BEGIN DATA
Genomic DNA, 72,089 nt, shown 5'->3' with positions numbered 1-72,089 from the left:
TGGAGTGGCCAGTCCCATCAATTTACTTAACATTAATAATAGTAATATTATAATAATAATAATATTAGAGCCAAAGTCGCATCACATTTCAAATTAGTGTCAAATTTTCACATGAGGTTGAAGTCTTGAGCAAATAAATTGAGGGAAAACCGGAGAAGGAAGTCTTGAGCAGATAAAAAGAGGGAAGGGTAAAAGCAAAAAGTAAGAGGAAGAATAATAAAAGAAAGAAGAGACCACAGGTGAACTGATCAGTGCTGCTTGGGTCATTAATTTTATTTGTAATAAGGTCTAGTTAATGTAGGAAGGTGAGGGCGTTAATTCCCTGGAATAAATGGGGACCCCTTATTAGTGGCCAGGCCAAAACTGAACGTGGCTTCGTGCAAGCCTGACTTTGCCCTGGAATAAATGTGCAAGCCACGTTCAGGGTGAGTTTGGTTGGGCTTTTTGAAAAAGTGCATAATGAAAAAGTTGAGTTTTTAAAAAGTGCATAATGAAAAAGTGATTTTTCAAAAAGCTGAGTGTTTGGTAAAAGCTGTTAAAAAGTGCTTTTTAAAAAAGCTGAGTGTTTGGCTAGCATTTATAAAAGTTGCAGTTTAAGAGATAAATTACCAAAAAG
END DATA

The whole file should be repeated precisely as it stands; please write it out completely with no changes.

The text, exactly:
Genomic DNA, 72,089 nt, shown 5'->3' with positions numbered 1-72,089 from the left:
TGGAGTGGCCAGTCCCATCAATTTACTTAACATTAATAATAGTAATATTATAATAATAATAATATTAGAGCCAAAGTCGCATCACATTTCAAATTAGTGTCAAATTTTCACATGAGGTTGAAGTCTTGAGCAAATAAATTGAGGGAAAACCGGAGAAGGAAGTCTTGAGCAGATAAAAAGAGGGAAGGGTAAAAGCAAAAAGTAAGAGGAAGAATAATAAAAGAAAGAAGAGACCACAGGTGAACTGATCAGTGCTGCTTGGGTCATTAATTTTATTTGTAATAAGGTCTAGTTAATGTAGGAAGGTGAGGGCGTTAATTCCCTGGAATAAATGGGGACCCCTTATTAGTGGCCAGGCCAAAACTGAACGTGGCTTCGTGCAAGCCTGACTTTGCCCTGGAATAAATGTGCAAGCCACGTTCAGGGTGAGTTTGGTTGGGCTTTTTGAAAAAGTGCATAATGAAAAAGTTGAGTTTTTAAAAAGTGCATAATGAAAAAGTGATTTTTCAAAAAGCTGAGTGTTTGGTAAAAGCTGTTAAAAAGTGCTTTTTAAAAAAGCTGAGTGTTTGGCTAGCATTTATAAAAGTTGCAGTTTAAGAGATAAATTACCAAAAAG